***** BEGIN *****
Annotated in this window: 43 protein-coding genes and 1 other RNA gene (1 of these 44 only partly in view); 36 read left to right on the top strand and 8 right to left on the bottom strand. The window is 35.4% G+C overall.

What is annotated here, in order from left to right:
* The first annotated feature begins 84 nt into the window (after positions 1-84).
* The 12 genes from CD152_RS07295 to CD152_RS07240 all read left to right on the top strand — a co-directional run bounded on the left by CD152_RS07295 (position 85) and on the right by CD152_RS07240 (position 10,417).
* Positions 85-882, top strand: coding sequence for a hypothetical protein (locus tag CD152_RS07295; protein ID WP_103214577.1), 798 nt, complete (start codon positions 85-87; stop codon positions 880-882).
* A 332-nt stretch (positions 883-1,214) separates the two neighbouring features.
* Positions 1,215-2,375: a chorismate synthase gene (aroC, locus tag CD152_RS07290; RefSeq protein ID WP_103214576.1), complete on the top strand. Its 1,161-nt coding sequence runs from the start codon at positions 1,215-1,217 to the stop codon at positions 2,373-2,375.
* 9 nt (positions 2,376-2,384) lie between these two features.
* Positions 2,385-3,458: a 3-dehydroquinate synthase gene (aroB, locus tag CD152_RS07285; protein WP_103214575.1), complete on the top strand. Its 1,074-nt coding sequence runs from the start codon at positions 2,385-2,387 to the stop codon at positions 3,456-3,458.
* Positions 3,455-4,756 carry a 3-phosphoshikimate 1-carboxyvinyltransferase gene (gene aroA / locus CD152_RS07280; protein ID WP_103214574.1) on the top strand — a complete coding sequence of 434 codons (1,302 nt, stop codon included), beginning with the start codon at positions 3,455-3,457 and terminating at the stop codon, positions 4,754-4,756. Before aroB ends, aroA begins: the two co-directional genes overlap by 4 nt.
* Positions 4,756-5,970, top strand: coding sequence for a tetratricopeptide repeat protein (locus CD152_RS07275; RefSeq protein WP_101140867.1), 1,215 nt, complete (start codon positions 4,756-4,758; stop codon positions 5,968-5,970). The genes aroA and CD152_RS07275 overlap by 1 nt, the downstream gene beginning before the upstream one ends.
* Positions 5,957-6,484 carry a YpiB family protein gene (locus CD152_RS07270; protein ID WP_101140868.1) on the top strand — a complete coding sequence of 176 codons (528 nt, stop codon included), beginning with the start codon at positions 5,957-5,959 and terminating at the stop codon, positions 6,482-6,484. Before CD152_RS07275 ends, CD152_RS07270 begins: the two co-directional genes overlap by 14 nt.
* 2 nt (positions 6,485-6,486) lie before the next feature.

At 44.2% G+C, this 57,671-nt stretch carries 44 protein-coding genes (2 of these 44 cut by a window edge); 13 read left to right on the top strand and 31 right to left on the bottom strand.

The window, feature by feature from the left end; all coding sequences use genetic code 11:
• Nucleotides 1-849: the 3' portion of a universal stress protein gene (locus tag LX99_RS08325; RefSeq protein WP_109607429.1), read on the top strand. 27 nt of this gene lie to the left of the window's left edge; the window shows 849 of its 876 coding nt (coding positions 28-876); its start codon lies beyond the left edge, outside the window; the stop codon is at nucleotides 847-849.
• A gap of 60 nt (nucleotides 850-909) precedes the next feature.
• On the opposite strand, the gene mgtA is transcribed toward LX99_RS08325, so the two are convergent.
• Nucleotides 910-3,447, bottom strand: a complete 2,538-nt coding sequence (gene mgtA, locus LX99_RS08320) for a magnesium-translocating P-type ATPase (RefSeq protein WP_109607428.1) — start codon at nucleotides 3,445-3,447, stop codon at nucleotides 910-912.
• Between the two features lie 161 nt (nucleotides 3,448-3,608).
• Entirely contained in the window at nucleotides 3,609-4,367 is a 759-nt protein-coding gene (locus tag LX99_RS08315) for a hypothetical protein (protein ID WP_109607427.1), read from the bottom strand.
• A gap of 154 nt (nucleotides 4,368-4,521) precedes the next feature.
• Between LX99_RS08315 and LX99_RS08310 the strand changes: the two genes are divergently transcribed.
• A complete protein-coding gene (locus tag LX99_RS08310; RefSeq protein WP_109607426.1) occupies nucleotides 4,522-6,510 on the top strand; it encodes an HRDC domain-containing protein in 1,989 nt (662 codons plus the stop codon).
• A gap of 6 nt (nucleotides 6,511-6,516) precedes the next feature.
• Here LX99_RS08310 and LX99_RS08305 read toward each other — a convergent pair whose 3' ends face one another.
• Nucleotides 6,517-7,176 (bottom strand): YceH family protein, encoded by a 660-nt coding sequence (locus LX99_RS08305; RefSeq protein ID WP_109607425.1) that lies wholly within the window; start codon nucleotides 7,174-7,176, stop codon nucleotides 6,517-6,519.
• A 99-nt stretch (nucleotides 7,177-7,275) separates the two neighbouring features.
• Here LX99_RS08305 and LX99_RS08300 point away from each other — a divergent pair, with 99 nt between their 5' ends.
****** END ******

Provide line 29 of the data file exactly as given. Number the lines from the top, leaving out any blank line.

• Here LX99_RS08305 and LX99_RS08300 point away from each other — a divergent pair, with 99 nt between their 5' ends.